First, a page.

5. Head Coach Restriction: The former head football coach violated head coach responsibility when they failed to promote an atmosphere of compliance and failed to meet monitoring expectations the membership has placed on head coaches. Bylaw 19.9.5.5 and the Figure 19-1 penalty guidelines contemplate head coach suspensions to address head coach responsibility violations. Therefore, any member institution employing the former head football coach in an athletically related position during the 2021-22 or 2022-23 academic years shall suspend the former head football coach from 7.5% of the football regular season contests in the first season of employment. This percentage corresponds with one football regular season contest. The provisions of this suspension require that the former head football coach not be present in the facility where the contest is played and have no contact or communication with football coaching staff members or student-athletes during the one contest-suspension period. The prohibition includes all coaching activities for the period of time that begins at 12:01 a.m. on the day of the contest and ends at 11:59 p.m. that day. During that period, the former head football coach may not participate in any coaching activities, including, but not limited to, team travel, practice, video study, recruiting and team meetings. The result of the contest from which the former head football coach is suspended shall not count toward the former head football coach's career coaching record.


6. Show-Cause Order: the head women's basketball coach violated head coach responsibility legislation when they failed to promote an atmosphere of compliance and failed to meet monitoring expectations the membership has placed on head coaches. Therefore, the head women's basketball coach shall be subject to a one-year show-cause order from October 29, 2021, through October 28, 2022.7 In accordance with Bylaw 19.9.5.4 and NCAA Division I Committee on Infractions Internal Operating Procedure (IOP) 5-15-3, any employing member institution shall restrict the head women's basketball coach from 15 hours of team practices during the women's basketball playing season. Additionally, during the one year show-cause period, any employing member institution shall provide the head women's basketball coach enhanced monitoring and NCAA rules education, which shall include monthly meetings with the member institution's compliance officer to Any member institution that employs the head women's basketball coach in an athletically related position during the one year show-cause period, shall abide by the terms of the show-cause order unless it contacts the office of the Committees on Infractions to make arrangements to show cause why the terms of the order should not apply.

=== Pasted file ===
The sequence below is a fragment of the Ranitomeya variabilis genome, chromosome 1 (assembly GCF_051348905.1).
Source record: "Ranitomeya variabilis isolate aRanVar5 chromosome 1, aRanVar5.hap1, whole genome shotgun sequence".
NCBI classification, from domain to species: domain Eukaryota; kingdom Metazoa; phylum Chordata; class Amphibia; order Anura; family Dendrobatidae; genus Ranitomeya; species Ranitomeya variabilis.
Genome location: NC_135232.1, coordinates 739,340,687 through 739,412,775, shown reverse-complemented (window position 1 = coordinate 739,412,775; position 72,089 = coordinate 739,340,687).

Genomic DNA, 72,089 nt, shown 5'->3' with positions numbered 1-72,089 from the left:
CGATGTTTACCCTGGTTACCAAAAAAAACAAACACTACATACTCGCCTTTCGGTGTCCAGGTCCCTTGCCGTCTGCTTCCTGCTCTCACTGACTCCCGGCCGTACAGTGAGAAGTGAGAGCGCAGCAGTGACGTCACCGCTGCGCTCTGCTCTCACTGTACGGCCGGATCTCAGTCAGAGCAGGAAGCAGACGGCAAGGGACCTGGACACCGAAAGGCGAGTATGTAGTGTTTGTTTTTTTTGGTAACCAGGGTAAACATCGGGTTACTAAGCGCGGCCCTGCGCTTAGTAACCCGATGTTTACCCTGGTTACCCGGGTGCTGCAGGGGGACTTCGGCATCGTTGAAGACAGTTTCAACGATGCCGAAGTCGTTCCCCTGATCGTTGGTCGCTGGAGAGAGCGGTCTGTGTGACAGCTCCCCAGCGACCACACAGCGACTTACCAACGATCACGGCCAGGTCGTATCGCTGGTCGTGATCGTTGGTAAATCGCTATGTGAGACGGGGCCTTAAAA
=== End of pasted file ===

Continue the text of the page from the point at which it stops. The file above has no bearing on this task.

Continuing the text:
7. The institution shall reduce the allowable CARA for the women's basketball program by two hours per week for the first four weeks following the first contest of the 2021-22 academic year and then by one hour per week for the next four weeks.


8. The women's basketball program shall prohibit noncoaching staff members from participating in practice in a managerial role or as practice players in the manner permitted by the blanket waiver approved September 8, 2020, by the NCAA Division I Committee for Legislative Relief.


9. The women's basketball program shall reduce by one the number of noncoaching staff members who attend practice for a period of seven days during the 2021-22 academic year.


10. The women's volleyball program shall restrict the women's volleyball director of player development from participating in one week (seven days) of on-court practices no later than the end of the 2021-22 academic year.


11. The women's volleyball program shall not utilize a temporary replacement exception for the first seven days of furlough for a full-time assistant coach no later than the end of the 2021-22 academic year.


12. The women's golf program shall restrict an assistant coach from participating in an international recruiting trip no later than the end of the 2021-22 academic year.


13. The women's golf program shall cease recruiting the prospective student-athlete referenced in above.


14. The women's golf program shall be precluded from conducting any recruiting activities with any prospective student-athletes for a period of one week during the fall of 2021 contact period.


15. The football program shall reduce by one the number of countable coaches able to participate in practice for a period of two days no later than the end of the 2021-22 academic year.


16. The football program shall reduce by two the number of quality control analysts who attend practice for a period of seven days no later than the end of the 2021-22 academic year.


17. The football program shall reduce by two the number of quality control analysts who attend practice for fourteen days during the 2021-22 academic year.